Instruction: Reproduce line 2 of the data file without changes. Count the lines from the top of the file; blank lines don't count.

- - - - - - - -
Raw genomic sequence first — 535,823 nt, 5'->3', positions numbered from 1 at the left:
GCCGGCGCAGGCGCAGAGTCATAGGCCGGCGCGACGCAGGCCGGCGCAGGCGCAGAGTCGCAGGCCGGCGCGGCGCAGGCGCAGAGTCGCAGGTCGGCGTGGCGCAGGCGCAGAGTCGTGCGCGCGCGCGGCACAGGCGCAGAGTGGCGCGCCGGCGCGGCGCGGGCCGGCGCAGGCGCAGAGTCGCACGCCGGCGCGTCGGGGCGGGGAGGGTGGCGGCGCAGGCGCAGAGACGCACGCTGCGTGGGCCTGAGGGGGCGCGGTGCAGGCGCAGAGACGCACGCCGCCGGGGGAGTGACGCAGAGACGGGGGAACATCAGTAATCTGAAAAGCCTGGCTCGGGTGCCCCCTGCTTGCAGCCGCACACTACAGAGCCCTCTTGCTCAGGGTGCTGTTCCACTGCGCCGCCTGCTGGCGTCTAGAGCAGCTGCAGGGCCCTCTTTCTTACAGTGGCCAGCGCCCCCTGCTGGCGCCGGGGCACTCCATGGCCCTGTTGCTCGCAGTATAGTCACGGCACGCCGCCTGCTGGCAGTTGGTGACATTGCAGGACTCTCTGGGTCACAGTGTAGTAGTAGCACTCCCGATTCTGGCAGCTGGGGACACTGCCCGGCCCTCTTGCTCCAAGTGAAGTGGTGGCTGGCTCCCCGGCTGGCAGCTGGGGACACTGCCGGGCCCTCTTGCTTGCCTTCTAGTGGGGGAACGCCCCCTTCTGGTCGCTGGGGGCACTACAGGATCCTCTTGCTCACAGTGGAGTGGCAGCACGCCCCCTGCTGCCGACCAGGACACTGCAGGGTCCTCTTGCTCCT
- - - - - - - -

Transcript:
GCCGGCGCAGGCGCAGAGTCATAGGCCGGCGCGACGCAGGCCGGCGCAGGCGCAGAGTCGCAGGCCGGCGCGGCGCAGGCGCAGAGTCGCAGGTCGGCGTGGCGCAGGCGCAGAGTCGTGCGCGCGCGCGGCACAGGCGCAGAGTGGCGCGCCGGCGCGGCGCGGGCCGGCGCAGGCGCAGAGTCGCACGCCGGCGCGTCGGGGCGGGGAGGGTGGCGGCGCAGGCGCAGAGACGCACGCTGCGTGGGCCTGAGGGGGCGCGGTGCAGGCGCAGAGACGCACGCCGCCGGGGGAGTGACGCAGAGACGGGGGAACATCAGTAATCTGAAAAGCCTGGCTCGGGTGCCCCCTGCTTGCAGCCGCACACTACAGAGCCCTCTTGCTCAGGGTGCTGTTCCACTGCGCCGCCTGCTGGCGTCTAGAGCAGCTGCAGGGCCCTCTTTCTTACAGTGGCCAGCGCCCCCTGCTGGCGCCGGGGCACTCCATGGCCCTGTTGCTCGCAGTATAGTCACGGCACGCCGCCTGCTGGCAGTTGGTGACATTGCAGGACTCTCTGGGTCACAGTGTAGTAGTAGCACTCCCGATTCTGGCAGCTGGGGACACTGCCCGGCCCTCTTGCTCCAAGTGAAGTGGTGGCTGGCTCCCCGGCTGGCAGCTGGGGACACTGCCGGGCCCTCTTGCTTGCCTTCTAGTGGGGGAACGCCCCCTTCTGGTCGCTGGGGGCACTACAGGATCCTCTTGCTCACAGTGGAGTGGCAGCACGCCCCCTGCTGCCGACCAGGACACTGCAGGGTCCTCTTGCTCCT